Within the glass scaffold, macropores and nanopores are interconnected.
Glass that has interconnected pores and could assist in bone vascularization. The glass has potential as a biocompatible material for implants in orthopedic procedures.
According to Himanshu Jain, director of the International Materials Institute for New Functionalities in Glass at Lehigh University (Bethlehem, PA), the glass's porosity is the key to its use. He says it can be used to treat broken bones or osteoporosis. “The ideal treatment for diseased or damaged bone is to coax the body's natural bone tissue,” he says.
“Doctors do this by taking a bone graft from one part of a person's body and using it as a scaffold to stimulate bone tissue elsewhere to regrow.”
Likewise, he says, biocompatible glasses have been used as bone transplants. The glass is unique because it is porous at two scales. It contains nanopores that measure up to 20 nm in diameter, and macropores measuring 100 µm or wider. The nanopores facilitate cell adhesion and crystallization of bone's structural components, Jain says. The macropores allow bone cells to grow inside the glass and to form new blood vessels and tissue.
Director Himanshu Jain leads the international research project that has created dually-porous glass for use in orthopedic implants.
The research team includes members from Lehigh, Princeton University, the University of Alexandria in Egypt, and the Instituto Superior Tecnico in Portugal. So far, the international team has been able to create glass that features both nanopores that have diameters of 5–20 nm and macropores.
To get there, the traditional melt-quench glass-making technique had to be refined. Members at the Alexandria facility developed a recipe for the powders that make up the glass. The materials are a mixture of silicon, calcium, phosphorus, and boron oxides. A chemical treatment then etches the glass to induce the desired porosity. They also used a sol-gel technique for glass-making that encourages the development of nano-sized pores. Then the team added a polymer to the solution.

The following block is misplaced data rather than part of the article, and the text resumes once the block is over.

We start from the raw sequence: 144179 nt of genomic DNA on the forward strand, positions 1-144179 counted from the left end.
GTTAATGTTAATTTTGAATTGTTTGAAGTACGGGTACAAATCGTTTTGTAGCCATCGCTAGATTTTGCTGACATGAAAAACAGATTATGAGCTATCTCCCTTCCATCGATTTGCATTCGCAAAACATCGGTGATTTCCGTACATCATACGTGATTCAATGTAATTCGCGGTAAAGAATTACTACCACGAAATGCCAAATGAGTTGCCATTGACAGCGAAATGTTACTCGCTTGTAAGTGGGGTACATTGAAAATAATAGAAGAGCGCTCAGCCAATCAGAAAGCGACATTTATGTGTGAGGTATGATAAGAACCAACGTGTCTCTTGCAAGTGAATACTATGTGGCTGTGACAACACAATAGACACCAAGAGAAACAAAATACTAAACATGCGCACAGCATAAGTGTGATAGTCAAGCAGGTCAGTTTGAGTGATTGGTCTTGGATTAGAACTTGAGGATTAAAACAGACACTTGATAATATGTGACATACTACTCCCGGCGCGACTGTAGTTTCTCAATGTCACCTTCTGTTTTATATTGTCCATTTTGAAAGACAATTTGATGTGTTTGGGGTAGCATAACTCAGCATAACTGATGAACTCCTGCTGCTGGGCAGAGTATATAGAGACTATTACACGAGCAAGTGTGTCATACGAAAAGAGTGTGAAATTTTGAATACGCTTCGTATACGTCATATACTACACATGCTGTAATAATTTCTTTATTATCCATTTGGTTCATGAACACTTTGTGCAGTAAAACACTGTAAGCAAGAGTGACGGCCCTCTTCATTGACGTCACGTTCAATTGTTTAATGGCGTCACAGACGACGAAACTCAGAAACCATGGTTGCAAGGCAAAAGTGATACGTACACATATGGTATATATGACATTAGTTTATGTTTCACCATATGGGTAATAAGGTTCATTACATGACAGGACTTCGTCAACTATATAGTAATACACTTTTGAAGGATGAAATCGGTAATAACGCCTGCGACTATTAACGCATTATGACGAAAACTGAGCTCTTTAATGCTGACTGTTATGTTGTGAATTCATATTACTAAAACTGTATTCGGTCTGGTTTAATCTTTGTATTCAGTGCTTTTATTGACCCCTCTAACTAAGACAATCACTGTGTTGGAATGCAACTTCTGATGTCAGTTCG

The polymer caused a phase separation to occur parallel to the sol-to-gel transition, which helped overcome a significant obstacle, explains Jain. “Thermodynamically, the coexistence of nanopores and macropores is unstable in that the larger pores should absorb the smaller pores,” Jain says. “We have developed a material that defeats that expectation.”
Jain's Lehigh group is in the process of refining the fabrication process and investigating the mechanical properties and bioactivity of the materials.
In addition, another team at Lehigh is also measuring cells' interactions to the glass. The researchers have found that when the glass is attached to the damaged bone, a layer forms on the surface of the glass that has the same chemical composition as the natural bone.
The new material has been successfully tested in laboratory experiments, and the researchers are currently conducting in vivo tests at the University of Alexandria.
The researchers are also collaborating through the U.S.–Africa Materials Institute, which is headquartered at Princeton. The project is funded by the National Science Foundation.